Dermatologists Katie Rodan (left) and Kathy Fields (right) Courtesy of Rodan+Fields Dermatologists Katie Rodan and Kathy Fields first became known more than two decades ago for creating the three-step acne treatment Proactiv, long popular with teens. They eventually sold off their Proactiv rights to focus fully on skincare with their company Rodan + Fields. Now they’re coming full circle, announcing Thursday that Rodan + Fields is entering the teen acne market.
Rodan and Fields, who both teach at Stanford Medical School and practice as dermatologists two days per week, said their motivation to make new products stems from their desire to help as many people as possible have “life-changing skin.”
“I had acne as a teenager and felt horrible about it,” said Rodan. Fields adds that even at age 60 she still sometimes gets pimples.
Rodan + Fields has already achieved great results for its two dermatologist founders. Private equity firm TPG Capital spent $1 billion last May for a 25% stake in the company; that investment boosted Rodan and Fields’ fortunes to an estimated $1.5 billion each.
Founded in 2002, Rodan + Fields started out with a line of anti-aging products. It took a while to land on a business model that worked. They tried sales in department stores. Then Rodan and Fields sold the company to Estee Lauder in 2003, only to buy it back in 2007. Since then, Rodan + Fields has grown through a multi-level marketing network of about 300,000 independent sales reps that it calls “consultants” across the U.S., Canada and Australia.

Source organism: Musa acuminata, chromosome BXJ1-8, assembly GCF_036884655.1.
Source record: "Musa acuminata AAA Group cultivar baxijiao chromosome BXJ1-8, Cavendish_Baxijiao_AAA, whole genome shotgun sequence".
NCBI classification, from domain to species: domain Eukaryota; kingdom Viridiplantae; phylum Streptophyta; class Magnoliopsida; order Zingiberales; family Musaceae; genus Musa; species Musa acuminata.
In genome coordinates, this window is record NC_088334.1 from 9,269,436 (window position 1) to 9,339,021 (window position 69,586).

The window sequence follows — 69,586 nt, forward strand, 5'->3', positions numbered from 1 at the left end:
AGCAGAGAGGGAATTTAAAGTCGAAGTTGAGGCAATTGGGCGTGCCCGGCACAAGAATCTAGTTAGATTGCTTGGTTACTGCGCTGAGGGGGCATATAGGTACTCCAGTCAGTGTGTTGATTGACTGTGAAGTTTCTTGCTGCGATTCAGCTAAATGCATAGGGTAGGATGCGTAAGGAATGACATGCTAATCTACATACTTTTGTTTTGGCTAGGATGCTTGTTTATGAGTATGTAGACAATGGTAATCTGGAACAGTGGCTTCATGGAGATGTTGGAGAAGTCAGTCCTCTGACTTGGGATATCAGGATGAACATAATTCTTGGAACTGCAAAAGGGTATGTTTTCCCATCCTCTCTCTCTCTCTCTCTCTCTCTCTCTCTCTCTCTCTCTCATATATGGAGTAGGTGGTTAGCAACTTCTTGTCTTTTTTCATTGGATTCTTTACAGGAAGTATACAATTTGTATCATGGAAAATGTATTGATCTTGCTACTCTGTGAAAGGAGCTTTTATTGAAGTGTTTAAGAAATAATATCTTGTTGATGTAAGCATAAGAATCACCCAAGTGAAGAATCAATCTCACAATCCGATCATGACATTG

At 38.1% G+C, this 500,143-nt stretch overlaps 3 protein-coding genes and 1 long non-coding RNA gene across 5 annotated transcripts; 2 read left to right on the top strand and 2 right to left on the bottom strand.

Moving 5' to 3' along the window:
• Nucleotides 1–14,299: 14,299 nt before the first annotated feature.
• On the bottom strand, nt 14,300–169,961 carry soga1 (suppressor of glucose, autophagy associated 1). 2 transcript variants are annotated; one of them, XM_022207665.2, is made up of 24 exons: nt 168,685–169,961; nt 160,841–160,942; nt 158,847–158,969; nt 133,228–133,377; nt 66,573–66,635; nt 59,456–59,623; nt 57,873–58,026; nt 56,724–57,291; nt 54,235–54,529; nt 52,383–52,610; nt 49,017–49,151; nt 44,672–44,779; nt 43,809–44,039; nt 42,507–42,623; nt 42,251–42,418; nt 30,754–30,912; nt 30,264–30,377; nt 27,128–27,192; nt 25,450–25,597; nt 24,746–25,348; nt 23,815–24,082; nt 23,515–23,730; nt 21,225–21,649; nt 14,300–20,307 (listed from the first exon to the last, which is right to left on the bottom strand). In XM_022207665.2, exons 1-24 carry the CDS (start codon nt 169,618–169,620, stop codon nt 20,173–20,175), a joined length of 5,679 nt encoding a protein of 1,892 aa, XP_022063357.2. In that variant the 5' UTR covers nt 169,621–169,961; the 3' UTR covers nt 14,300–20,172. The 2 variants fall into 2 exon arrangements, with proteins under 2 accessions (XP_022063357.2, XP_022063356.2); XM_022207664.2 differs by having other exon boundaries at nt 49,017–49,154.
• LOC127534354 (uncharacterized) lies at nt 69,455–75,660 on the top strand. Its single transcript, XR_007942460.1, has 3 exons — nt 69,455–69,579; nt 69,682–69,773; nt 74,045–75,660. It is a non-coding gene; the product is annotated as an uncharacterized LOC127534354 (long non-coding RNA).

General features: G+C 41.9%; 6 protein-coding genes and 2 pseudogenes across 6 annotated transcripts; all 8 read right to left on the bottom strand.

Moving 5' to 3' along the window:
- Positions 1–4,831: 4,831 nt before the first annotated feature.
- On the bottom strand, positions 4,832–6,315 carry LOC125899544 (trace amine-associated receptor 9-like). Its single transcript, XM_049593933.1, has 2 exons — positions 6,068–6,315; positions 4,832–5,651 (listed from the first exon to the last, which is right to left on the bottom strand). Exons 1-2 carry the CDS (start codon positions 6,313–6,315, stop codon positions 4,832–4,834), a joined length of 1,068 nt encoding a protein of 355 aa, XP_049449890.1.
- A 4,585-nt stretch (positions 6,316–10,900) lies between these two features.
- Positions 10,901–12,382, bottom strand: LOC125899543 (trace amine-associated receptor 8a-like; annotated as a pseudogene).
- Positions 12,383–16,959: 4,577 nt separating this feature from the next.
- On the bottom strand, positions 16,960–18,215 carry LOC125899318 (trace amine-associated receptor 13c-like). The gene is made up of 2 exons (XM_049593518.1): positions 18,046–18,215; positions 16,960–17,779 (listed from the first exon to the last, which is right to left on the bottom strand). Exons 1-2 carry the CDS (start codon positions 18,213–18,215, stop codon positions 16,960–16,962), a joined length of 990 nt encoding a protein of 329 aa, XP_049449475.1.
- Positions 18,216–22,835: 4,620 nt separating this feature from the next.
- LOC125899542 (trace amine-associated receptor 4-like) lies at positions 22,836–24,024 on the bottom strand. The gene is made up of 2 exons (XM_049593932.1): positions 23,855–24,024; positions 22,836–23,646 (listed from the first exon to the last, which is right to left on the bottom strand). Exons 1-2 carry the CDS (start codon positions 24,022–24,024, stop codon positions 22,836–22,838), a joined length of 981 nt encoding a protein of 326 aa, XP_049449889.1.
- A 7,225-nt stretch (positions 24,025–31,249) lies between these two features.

Rodan + Fields trains independent consultants who are paid a commission for their own sales and the sales of people they recruit to sell products. The consultants, who do not stock inventory, use their online social networks to sell to other people they know, spread the word about Rodan + Fields and hold virtual events to promote items.
Rodan + Fields executives present selling for the company as a dream opportunity that empowers women to be entrepreneurs. In reality, only a small percentage of its consultants are financially successful. In its latest 2017 income disclosure statement, for example, Rodan + Fields reported that 33% of enrolled consultants earned less than $1,000 in annual payments, 44% did not earn any pay, while 22% earned between $1,000 and $25,000. Only the top 1% of paid consultants earned more than $30,185 annually.
“Consultants join the business for a variety of reasons and come from all walks of life,” Rodan + Fields said in an emailed company statement. “Some like the stay at home flexibility. Then, there are Consultants who use this opportunity to build their own business and an extensive team. Our Consultants choose how much time and resources to invest in their individual businesses.”
Such financial findings don’t seem to have much impact. Rodan + Fields’ consultant army has grown quickly, and so have sales. In 2008, the company had just 1,350 consultants, which grew to 150,000 people in mid-2016. Today there are double that number. Revenue followed a similar arc, rising from $24 million in 2010, to $627 million in 2015 and $1.5 billion in 2017, the most recent figure available.
Rodan + Fields CEO Diane Dietz and the founding doctors are betting that a new growth driver rests in a market it has so far left untouched: teens and their pimples. Its first teen acne product, at $89, is a two-step kit called Spotless, which Dietz said is expected to be the first in a series of products catering to the younger demographic.